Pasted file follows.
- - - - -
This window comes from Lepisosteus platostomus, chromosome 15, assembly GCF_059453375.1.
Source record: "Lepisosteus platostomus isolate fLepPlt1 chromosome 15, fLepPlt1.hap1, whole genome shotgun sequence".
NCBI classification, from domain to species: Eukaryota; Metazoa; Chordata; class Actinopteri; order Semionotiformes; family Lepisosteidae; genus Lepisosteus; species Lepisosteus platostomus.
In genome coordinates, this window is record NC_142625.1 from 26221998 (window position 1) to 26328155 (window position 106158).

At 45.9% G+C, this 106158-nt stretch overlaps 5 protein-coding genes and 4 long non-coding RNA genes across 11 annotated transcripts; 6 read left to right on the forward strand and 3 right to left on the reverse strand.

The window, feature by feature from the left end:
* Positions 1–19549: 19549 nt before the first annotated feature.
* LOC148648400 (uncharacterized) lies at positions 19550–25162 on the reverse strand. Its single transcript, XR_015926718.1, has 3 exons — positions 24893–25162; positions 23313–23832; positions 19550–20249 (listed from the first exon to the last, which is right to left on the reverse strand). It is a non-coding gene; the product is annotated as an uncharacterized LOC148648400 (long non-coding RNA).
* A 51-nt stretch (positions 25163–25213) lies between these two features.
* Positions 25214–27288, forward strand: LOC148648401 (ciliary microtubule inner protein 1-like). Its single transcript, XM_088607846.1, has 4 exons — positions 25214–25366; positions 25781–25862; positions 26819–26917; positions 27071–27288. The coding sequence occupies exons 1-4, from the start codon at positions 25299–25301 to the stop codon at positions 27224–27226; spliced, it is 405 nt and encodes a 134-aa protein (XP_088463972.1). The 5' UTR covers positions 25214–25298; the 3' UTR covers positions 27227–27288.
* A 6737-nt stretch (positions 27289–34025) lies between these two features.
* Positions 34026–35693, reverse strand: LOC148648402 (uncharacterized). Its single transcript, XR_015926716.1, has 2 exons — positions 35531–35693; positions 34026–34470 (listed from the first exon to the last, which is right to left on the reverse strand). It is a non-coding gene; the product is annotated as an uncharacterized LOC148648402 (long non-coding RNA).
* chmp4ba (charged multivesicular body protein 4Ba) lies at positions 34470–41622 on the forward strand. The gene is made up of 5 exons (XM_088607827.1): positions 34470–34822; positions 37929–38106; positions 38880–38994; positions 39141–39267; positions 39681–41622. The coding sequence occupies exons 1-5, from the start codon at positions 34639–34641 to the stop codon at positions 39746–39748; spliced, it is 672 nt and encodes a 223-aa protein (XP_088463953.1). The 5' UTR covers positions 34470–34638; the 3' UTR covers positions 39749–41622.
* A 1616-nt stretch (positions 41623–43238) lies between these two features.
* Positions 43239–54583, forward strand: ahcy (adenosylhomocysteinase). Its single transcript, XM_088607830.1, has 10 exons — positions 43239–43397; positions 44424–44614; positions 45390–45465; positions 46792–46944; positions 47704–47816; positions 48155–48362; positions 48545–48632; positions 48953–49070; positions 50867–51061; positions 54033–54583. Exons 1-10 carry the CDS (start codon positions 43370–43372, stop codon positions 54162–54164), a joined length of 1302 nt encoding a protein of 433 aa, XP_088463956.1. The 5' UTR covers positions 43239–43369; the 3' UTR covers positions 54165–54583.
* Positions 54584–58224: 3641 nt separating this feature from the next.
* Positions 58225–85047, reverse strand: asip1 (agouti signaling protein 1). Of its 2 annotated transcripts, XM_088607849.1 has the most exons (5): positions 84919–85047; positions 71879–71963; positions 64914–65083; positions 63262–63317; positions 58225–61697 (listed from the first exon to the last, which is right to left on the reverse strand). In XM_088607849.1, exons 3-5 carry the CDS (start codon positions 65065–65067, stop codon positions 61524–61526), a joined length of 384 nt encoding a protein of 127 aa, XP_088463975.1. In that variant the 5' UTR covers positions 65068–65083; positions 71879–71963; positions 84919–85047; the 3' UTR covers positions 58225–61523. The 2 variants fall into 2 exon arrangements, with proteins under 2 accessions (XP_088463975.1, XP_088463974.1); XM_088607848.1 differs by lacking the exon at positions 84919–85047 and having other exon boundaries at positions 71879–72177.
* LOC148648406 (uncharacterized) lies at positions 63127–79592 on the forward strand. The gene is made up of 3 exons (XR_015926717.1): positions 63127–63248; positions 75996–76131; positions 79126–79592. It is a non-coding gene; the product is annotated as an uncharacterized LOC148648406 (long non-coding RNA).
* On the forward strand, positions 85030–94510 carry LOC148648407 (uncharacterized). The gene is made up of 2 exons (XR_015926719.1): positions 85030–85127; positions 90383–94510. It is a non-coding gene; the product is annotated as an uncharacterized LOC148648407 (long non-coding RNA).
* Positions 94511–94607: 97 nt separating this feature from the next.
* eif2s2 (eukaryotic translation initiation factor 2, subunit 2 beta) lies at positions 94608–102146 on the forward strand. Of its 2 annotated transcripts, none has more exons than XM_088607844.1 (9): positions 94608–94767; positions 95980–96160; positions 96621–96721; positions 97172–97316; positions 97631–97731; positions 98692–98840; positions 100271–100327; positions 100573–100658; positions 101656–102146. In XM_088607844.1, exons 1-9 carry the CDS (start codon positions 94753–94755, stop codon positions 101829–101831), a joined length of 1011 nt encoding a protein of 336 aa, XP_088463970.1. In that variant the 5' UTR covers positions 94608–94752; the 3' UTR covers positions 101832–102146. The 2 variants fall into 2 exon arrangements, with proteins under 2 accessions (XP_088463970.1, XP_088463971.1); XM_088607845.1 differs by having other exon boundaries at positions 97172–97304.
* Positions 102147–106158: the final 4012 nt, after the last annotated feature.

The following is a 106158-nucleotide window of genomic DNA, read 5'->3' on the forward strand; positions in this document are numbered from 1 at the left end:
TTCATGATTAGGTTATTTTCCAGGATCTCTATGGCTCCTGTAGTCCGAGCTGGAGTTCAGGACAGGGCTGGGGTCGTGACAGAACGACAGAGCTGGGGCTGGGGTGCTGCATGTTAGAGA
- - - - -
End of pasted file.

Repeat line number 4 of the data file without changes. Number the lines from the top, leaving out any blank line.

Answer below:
In genome coordinates, this window is record NC_142625.1 from 26221998 (window position 1) to 26328155 (window position 106158).